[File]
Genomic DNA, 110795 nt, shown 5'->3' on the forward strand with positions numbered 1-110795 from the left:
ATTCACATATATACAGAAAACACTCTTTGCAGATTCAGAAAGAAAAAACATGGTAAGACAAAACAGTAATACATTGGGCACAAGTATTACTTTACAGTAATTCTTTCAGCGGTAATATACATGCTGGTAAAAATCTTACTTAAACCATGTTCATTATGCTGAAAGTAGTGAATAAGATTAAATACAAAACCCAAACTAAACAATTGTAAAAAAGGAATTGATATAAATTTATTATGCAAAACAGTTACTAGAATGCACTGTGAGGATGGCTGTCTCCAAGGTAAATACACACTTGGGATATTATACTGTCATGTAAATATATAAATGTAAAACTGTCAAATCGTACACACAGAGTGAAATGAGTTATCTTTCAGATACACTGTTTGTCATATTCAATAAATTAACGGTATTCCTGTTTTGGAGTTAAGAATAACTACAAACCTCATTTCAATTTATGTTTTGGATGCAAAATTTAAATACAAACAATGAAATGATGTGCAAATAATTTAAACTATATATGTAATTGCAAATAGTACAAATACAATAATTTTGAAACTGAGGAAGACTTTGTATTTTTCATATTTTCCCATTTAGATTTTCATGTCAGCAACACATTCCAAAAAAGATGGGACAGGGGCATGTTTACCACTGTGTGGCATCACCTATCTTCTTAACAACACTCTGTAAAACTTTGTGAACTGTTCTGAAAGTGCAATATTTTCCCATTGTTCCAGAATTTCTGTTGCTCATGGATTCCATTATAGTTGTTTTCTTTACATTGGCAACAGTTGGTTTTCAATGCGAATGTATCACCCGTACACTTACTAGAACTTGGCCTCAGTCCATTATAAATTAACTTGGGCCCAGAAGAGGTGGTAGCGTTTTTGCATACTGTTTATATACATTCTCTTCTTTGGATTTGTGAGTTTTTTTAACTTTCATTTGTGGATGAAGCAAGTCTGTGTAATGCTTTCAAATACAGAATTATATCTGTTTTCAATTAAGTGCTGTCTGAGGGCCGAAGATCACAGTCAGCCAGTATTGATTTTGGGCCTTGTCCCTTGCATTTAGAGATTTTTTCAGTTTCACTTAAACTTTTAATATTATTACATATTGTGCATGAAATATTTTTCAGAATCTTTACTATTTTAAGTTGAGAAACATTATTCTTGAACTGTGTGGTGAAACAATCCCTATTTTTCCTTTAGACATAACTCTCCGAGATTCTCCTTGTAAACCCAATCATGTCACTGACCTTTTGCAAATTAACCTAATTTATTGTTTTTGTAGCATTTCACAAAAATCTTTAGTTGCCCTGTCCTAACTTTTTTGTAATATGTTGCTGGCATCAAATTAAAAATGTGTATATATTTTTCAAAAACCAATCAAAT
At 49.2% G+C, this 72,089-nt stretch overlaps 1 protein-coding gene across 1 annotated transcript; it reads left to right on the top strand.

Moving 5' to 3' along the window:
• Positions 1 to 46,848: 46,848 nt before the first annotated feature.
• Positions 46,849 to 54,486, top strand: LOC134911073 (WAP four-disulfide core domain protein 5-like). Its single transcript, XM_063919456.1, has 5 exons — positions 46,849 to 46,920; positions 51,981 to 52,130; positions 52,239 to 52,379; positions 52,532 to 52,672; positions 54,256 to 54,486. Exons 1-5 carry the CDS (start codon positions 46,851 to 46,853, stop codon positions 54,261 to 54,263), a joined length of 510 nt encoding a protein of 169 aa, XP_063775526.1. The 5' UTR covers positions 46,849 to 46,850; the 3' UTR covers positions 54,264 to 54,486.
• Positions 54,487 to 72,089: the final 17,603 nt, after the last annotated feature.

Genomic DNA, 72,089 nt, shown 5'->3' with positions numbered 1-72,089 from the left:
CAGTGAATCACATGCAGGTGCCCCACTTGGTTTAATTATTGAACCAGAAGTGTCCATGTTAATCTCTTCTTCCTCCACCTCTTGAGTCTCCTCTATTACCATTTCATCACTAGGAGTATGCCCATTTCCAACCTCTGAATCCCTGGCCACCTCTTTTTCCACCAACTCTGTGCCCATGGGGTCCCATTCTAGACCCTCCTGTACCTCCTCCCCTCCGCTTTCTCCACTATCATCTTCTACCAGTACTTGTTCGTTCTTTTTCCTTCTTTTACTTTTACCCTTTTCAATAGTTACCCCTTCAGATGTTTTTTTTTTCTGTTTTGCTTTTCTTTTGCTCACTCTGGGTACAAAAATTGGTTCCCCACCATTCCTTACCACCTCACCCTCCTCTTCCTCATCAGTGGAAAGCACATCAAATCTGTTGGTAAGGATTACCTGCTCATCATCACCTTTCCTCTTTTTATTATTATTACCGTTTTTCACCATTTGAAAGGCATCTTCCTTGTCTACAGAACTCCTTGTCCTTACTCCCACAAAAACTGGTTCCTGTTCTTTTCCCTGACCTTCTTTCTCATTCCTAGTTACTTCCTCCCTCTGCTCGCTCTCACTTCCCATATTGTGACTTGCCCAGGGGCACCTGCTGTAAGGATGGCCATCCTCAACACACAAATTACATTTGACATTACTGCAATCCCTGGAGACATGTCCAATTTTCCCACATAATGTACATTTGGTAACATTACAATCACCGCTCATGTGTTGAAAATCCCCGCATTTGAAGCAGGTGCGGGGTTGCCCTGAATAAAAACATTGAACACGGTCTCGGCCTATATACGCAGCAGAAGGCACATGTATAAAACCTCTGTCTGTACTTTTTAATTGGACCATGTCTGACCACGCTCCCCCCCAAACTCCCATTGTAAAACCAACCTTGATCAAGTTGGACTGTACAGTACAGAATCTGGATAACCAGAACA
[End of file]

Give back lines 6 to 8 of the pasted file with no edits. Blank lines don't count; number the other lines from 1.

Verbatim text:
• Positions 46,849 to 54,486, top strand: LOC134911073 (WAP four-disulfide core domain protein 5-like). Its single transcript, XM_063919456.1, has 5 exons — positions 46,849 to 46,920; positions 51,981 to 52,130; positions 52,239 to 52,379; positions 52,532 to 52,672; positions 54,256 to 54,486. Exons 1-5 carry the CDS (start codon positions 46,851 to 46,853, stop codon positions 54,261 to 54,263), a joined length of 510 nt encoding a protein of 169 aa, XP_063775526.1. The 5' UTR covers positions 46,849 to 46,850; the 3' UTR covers positions 54,264 to 54,486.
• Positions 54,487 to 72,089: the final 17,603 nt, after the last annotated feature.

Genomic DNA, 72,089 nt, shown 5'->3' with positions numbered 1-72,089 from the left: